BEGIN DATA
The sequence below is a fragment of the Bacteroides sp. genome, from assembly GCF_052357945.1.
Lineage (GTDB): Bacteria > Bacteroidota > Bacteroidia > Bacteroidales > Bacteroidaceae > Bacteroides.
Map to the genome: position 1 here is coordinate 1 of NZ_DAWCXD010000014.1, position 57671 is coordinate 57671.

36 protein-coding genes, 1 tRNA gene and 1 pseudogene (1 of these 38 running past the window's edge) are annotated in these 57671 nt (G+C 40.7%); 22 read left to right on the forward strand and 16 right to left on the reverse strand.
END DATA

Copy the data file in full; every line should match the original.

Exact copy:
The sequence below is a fragment of the Bacteroides sp. genome, from assembly GCF_052357945.1.
Lineage (GTDB): Bacteria > Bacteroidota > Bacteroidia > Bacteroidales > Bacteroidaceae > Bacteroides.
Map to the genome: position 1 here is coordinate 1 of NZ_DAWCXD010000014.1, position 57671 is coordinate 57671.

36 protein-coding genes, 1 tRNA gene and 1 pseudogene (1 of these 38 running past the window's edge) are annotated in these 57671 nt (G+C 40.7%); 22 read left to right on the forward strand and 16 right to left on the reverse strand.